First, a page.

So does it all come together? Yes and in a big way. D-Link’s own aforementioned DIR-645 has been our benchmark 2.4GHz 802.11n router since its release in November 2011, but the 845L takes its crown. In our real-world testing scenarios of 2 metres, 10 metres line of sight and 13 metres behind two solid walls the 845L achieved speeds of 10.6MBps (84.8Mbit), 10.5MBps (84Mbit) and 5.5MBps (44Mbit) respectively. This notably trumps the 645 at distance as it scores 10.3MBps, 9.8MBps and 2.57MBps under the same conditions.
The 845L is also the fastest dedicated 802.11n 5GHz router we have tested managing highly creditable speeds of 18.8MBps (150.4Mbit), 12.5MBps (100Mbit) and 7.1MBps (56.8Mbit) in our increasingly challenging test environments. You will note from the graphs above and below speed consistency is also rock solid and even the base figure of 7.1MBps (56.8Mbit) will smoothly stream 1080p.
The snag is the 845L cannot compete with 802.11ac routers, even when operating at 5GHz 802.11n. Notably D-Link’s own DIR-865L achieved speeds of 20MBps, 14MBps and 12MBps in the same environment and it was a similar story with the AC-compatible Linksys EA6500. Moreover 802.11ac itself delivers significant speed advantages, particularly at range. 30MBps (240Mbit) at 2m, 25MBps (200Mbit) at 10m and in excess of 20MBps (160Mbit) at 13 metres achievable were typically achievable on both the 865L and EA6500 when connected to 802.11ac compatible devices.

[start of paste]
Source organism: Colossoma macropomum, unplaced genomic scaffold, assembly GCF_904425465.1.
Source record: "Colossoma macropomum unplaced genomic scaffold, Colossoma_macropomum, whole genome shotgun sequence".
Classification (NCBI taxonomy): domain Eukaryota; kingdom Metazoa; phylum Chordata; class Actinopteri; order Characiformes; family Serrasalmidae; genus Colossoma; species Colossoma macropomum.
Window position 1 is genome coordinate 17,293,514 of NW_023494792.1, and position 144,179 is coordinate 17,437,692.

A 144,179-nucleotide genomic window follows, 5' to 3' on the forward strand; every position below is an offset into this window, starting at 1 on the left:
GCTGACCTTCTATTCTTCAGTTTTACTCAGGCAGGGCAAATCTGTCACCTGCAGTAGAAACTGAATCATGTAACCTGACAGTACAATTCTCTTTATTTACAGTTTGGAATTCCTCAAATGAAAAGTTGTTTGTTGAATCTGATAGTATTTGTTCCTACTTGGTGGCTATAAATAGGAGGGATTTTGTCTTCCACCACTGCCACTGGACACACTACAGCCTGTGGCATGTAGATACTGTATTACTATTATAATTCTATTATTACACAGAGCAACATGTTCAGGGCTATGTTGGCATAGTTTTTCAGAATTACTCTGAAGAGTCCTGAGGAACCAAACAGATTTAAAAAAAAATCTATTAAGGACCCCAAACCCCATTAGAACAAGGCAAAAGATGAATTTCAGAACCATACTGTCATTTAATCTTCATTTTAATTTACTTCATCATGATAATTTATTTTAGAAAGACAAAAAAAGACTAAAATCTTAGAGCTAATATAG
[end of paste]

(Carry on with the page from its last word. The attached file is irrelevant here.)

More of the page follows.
All of which means D-Link has set new standards for 802.11n dual band routers, but it still lags behind next generation 802.11ac routers - even when they perform at 802.11n.
Of course, beating next generation AC speeds was never the aim of the 845L and by sticking to 802.11n it is able to deliver sizable cost savings for anyone not swayed by 802.11ac. Consequently the 845L retails for just £84.46 before VAT, a price which has seen retailers typically sell it at a fraction over the £100 mark. Compared to the £150 to £180 RRPs of the best 802.11ac routers it is a highly compelling purchase.
It is worth noting the Netgear R6300 and Buffalo AirStation 1750 can be found for under £150, but our tests shows 802.11n 2.4GHz performance (by far the most common WiFi standard) on the former to be disappointing and both 2.4GHz and 5GHz 802.11n performance on the latter to fall woefully short.
The DIR-845L proves 802.11n routers can still be taught new tricks. It is the fastest dedicated wireless n router we have tested and its performance at distance really stands out. The best 802.11ac routers remain faster, even operating at 802.11n, but with a 50 per cent cost saving and sparse AC compatible hardware the 845L has bags of appeal. Throw in D-Link’s intuitive setup process and mydlink Cloud-based remote control and anyone not tempted to wait and mass upgrade their kit to 802.11ac should reach for their credit cards now.